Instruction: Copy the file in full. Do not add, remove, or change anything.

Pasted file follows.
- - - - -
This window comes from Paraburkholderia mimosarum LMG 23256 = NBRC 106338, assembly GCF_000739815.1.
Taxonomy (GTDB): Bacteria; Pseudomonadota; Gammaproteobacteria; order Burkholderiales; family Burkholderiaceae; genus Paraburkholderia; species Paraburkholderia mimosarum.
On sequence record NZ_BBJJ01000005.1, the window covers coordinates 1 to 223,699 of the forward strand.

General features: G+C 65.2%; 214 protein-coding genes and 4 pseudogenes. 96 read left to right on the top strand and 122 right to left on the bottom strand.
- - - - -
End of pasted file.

This window comes from Paraburkholderia mimosarum LMG 23256 = NBRC 106338, assembly GCF_000739815.1.
Taxonomy (GTDB): Bacteria; Pseudomonadota; Gammaproteobacteria; order Burkholderiales; family Burkholderiaceae; genus Paraburkholderia; species Paraburkholderia mimosarum.
On sequence record NZ_BBJJ01000005.1, the window covers coordinates 1 to 223,699 of the forward strand.

General features: G+C 65.2%; 214 protein-coding genes and 4 pseudogenes. 96 read left to right on the top strand and 122 right to left on the bottom strand.